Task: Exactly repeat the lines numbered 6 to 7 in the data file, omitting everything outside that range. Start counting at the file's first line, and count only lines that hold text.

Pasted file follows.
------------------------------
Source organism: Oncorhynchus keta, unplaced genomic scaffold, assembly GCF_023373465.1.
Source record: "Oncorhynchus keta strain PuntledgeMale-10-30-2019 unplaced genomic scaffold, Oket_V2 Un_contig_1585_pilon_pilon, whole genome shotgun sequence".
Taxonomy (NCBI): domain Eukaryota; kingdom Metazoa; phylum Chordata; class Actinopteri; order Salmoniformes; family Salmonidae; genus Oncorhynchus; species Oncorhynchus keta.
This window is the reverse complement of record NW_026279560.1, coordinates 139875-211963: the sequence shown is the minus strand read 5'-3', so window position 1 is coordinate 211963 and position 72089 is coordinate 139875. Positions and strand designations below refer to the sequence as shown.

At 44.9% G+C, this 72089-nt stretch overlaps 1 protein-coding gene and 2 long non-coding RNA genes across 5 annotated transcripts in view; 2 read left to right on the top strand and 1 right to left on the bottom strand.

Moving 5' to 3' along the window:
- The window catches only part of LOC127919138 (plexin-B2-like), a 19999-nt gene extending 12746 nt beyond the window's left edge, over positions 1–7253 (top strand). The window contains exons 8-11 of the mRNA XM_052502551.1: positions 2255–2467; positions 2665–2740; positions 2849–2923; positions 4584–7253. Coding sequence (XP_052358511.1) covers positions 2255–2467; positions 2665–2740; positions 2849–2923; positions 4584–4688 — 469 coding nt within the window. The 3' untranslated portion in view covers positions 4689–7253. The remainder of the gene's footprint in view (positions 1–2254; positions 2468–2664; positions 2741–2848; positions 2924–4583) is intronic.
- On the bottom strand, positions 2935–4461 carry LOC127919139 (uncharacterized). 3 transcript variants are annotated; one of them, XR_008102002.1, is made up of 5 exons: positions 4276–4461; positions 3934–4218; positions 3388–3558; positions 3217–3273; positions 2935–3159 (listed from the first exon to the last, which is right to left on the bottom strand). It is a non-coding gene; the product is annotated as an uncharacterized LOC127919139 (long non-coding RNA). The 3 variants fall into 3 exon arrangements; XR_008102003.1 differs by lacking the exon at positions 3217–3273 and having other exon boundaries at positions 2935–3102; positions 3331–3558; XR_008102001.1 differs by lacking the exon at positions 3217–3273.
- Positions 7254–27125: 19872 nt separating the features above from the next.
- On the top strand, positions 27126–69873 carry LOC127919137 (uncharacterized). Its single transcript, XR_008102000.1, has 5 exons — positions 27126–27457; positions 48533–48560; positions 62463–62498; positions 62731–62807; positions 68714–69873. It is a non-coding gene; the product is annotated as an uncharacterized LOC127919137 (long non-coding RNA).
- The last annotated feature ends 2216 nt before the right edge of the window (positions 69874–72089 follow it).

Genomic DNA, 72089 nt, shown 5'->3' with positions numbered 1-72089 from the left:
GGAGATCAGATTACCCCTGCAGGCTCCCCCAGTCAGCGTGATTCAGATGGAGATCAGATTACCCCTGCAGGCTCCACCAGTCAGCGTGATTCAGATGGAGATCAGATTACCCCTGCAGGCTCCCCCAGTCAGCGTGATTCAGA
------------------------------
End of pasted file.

Moving 5' to 3' along the window:
- The window catches only part of LOC127919138 (plexin-B2-like), a 19999-nt gene extending 12746 nt beyond the window's left edge, over positions 1–7253 (top strand). The window contains exons 8-11 of the mRNA XM_052502551.1: positions 2255–2467; positions 2665–2740; positions 2849–2923; positions 4584–7253. Coding sequence (XP_052358511.1) covers positions 2255–2467; positions 2665–2740; positions 2849–2923; positions 4584–4688 — 469 coding nt within the window. The 3' untranslated portion in view covers positions 4689–7253. The remainder of the gene's footprint in view (positions 1–2254; positions 2468–2664; positions 2741–2848; positions 2924–4583) is intronic.